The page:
Obsessive Compulsive Disorder (OCD) and Social Security Disability Benefits

by Ram Meyyappan, Social Security Disability Help

This article was initially published in the Winter 2014 edition of the OCD Newsletter

Obsessive Compulsive Disorder (OCD) and Social Security Disability Benefits

If you suffer from obsessive compulsive disorder (OCD), the condition can make it very difficult to maintain full-time work activity. As many as 2 out of 5 individuals with OCD have shown significant occupational impairment and have been unable to work due to psychiatric symptoms.  The inability to maintain an income can quickly cause your financial situation to spiral out of control. Fortunately, in some cases, Social Security Disability benefits can help alleviate some of the financial stress caused by an inability to work due to OCD and related disorders.

There are two disability programs that are run by the Social Security Administration (SSA): Social Security Disability Insurance (SSDI) and Supplemental Security Income (SSI). Each program has its own separate technical criteria that you need to meet in order to qualify for benefits.

Qualifying for SSDI Benefits

To qualify for SSDI, you must have earned enough work credits through past work history. As of 2013, you earn one work credit for each $1,160 that you make, up to a maximum of four work credits per year. If you are age 31 or older, you must have worked five of the past ten years to have enough work credits to qualify for SSDI benefits. If you are under the age of 31, you must have worked half of the years since turning 21.

Qualifying for SSI Benefits

If you do not have any work credits and cannot qualify for SSDI benefits, you may be able to qualify for SSI benefits. SSI is a needs-based program and you do not need any work credits in order to qualify. You must, however, meet certain income and asset restrictions to qualify for this program. As of 2013, you cannot earn more than $710 per month as an individual or $1,060 per month as a couple. You must also not have household assets exceeding $2,000 as an individual or $3,000 as a couple.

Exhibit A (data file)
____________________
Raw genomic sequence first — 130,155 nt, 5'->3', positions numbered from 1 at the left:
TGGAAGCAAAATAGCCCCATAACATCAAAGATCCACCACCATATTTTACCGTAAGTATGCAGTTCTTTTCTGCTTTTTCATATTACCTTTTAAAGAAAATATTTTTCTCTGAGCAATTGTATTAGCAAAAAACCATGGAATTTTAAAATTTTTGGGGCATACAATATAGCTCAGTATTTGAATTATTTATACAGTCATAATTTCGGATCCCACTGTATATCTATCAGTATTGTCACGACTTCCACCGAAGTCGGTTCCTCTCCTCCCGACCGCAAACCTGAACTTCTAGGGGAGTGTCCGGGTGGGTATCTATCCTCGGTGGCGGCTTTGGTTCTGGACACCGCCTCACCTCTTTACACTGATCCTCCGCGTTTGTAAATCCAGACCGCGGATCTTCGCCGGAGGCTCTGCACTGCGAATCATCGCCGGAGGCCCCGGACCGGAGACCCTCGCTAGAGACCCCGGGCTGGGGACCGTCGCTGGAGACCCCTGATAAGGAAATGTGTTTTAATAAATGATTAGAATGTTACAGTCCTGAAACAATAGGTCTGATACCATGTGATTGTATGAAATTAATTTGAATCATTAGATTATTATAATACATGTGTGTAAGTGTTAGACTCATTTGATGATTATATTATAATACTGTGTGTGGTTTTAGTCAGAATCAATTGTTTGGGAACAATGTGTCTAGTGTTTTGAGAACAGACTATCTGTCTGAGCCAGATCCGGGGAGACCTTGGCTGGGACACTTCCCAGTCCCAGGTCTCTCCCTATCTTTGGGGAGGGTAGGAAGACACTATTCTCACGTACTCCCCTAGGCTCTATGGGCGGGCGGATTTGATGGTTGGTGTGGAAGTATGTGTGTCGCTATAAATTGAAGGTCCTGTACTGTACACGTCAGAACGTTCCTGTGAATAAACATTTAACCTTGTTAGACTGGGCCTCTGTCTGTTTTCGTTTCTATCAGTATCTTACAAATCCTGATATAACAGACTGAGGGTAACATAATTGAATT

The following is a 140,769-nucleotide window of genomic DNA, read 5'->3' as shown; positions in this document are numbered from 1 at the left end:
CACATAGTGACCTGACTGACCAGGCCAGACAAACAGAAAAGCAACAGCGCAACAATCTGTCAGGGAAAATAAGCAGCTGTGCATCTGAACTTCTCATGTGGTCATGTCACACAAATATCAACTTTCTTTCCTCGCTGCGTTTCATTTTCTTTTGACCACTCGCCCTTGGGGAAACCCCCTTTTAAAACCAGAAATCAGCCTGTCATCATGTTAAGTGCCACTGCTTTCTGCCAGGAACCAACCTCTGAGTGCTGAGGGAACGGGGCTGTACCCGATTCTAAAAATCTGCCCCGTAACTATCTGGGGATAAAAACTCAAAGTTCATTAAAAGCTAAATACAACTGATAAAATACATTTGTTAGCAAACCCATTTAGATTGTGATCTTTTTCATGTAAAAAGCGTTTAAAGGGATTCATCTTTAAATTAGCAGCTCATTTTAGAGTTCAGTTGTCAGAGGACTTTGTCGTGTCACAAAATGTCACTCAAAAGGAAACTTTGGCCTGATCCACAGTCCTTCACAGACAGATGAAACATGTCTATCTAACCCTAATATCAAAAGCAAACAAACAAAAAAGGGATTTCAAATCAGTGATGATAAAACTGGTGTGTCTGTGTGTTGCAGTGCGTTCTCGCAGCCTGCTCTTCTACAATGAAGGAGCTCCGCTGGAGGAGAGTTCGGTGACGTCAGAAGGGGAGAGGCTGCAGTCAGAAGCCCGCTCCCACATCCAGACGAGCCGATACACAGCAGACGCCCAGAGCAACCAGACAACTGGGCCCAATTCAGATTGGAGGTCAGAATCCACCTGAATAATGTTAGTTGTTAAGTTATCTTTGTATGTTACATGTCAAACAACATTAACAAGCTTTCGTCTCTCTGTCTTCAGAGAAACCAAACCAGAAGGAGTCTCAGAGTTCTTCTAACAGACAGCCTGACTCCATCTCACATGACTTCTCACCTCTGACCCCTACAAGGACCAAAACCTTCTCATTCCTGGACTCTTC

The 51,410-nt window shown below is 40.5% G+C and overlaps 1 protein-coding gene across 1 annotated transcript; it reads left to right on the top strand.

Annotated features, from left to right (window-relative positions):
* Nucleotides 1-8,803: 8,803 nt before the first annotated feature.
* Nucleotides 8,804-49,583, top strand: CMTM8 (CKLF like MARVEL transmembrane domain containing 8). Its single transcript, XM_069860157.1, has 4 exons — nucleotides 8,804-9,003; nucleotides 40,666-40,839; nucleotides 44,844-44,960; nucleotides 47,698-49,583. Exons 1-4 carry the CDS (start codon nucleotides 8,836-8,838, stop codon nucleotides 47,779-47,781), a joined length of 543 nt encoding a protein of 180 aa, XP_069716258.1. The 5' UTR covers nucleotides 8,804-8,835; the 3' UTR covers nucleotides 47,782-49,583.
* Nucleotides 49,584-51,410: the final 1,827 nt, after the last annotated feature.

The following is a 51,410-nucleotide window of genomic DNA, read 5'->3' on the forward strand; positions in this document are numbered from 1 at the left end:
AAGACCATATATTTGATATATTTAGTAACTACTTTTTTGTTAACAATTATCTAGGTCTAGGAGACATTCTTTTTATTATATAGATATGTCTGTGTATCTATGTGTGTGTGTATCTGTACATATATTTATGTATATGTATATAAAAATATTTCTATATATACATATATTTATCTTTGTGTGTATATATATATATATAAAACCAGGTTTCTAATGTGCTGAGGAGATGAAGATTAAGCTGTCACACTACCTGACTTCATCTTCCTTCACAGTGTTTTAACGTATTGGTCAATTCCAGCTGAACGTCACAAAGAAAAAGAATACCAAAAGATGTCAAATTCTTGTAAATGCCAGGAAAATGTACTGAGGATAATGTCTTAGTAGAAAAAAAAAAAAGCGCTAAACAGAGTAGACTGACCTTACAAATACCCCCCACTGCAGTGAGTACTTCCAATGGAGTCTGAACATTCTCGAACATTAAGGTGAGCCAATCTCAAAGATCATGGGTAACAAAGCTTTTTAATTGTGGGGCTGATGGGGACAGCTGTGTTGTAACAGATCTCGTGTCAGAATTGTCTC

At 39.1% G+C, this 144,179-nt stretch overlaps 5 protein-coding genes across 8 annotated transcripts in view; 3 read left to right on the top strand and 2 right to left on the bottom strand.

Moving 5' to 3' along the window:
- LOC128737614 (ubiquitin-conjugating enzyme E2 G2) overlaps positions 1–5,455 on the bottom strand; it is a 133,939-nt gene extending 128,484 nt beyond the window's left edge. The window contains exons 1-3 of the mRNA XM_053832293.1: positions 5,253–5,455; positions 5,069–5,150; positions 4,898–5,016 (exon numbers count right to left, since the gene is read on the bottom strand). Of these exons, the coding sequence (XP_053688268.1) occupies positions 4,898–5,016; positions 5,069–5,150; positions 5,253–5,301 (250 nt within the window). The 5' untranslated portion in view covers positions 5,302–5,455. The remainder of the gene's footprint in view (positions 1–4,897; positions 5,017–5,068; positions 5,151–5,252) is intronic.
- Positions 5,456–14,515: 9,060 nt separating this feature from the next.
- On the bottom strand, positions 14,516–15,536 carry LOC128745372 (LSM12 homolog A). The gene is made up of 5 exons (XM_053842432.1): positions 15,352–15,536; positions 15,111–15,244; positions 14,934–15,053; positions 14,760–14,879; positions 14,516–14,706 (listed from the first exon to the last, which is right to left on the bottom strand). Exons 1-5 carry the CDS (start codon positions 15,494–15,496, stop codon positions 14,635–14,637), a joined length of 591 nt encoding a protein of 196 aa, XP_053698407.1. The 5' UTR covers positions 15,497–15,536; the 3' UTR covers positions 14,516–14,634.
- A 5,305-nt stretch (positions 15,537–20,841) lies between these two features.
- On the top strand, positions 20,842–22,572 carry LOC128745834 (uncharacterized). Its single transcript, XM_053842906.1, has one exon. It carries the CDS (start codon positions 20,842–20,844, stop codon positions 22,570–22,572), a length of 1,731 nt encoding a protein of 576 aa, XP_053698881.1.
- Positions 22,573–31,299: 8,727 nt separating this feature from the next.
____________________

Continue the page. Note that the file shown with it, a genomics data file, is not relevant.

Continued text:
Proving Your Disability to the SSA

In addition to meeting the technical requirements of the above-mentioned programs, you must be able to prove to the SSA that you are disabled according to their guidelines in order to qualify for benefits. When you apply for disability benefits, the SSA will compare your condition to a listing of conditions that have been established in a publication known as the Blue Book. This Blue Book contains all of the conditions that may qualify an individual for Social Security Disability benefits, along with the criteria that must be met with each condition.

OCD is evaluated under Section 12.06 of the Blue Book. This section of the book covers anxiety-related disorders. According to this section of the Blue Book, in order to qualify for disability benefits you must be able to prove that:

  • Anxiety is the predominant disturbance
  • That you suffer from generalized persistent anxiety that is accompanied by three of the four following symptoms:
    • “Motor tension” (Chronic body/muscle tension)
    • “Autonomic hyperactivity” (Ongoing difficulties with bouts of nausea, sweating, dizziness, rapid heart rate)
    • “Apprehensive expectation” (Excessive worry about the future)
    • “Vigilance and scanning” (Easily and powerfully startled)
  • That you suffer from persistent irrational fears of a specific activity, object or situation that results in a compelling desire to avoid the dreaded object, activity or situation; or
  • You suffer from recurrent and severe panic attacks that are manifested by a sudden unpredictable onset of intense apprehension, fear, terror, and sense of impending doom occurring at least once a week; or
  • You suffer from recurrent obsessions or compulsions that are a source of marked distress; or
  • You suffer from recurrent and intrusive recollections of a traumatic experience, which are a source of marked distress.

You must also be able to prove at least two of the following:

  • You suffer from a marked restriction of activities of daily living; or
  • You suffer from marked difficulties in maintaining social functioning; or
  • You suffer from marked difficulties in maintaining concentration, persistence, or pace; or
  • You suffer from repeated episodes of decompensation, each of extended duration.

For more information on applying for disability with OCD, please visit: www.disability-benefits-help.org/disabling-conditions/obsessive-compulsive-disorder

Applying for Social Security Disability Benefits

You can apply for Social Security Disability benefits online (www.socialsecurity.gov/pgm/disability.htm) or in person at your local Social Security office. When applying for benefits, you will be asked to fill out a number of forms including the Adult Disability Report as well as the actual disability application. Make sure that you fill out each form in its entirety and that you provide very detailed answers. The more detail you can provide, the easier it will be for the SSA to understand how you qualify for disability benefits.

It is important to understand that the SSA denies approximately 60 percent of initial disability applications. If you are among the 60 percent of applicants who are denied during the initial application process, you will need to pursue a disability appeal in order to receive the benefits you may be entitled to. You should also consider hiring a social security attorney or advocate to help you with your disability claim.

For more information, please visit the following website: www.disability-benefits-help.org/blog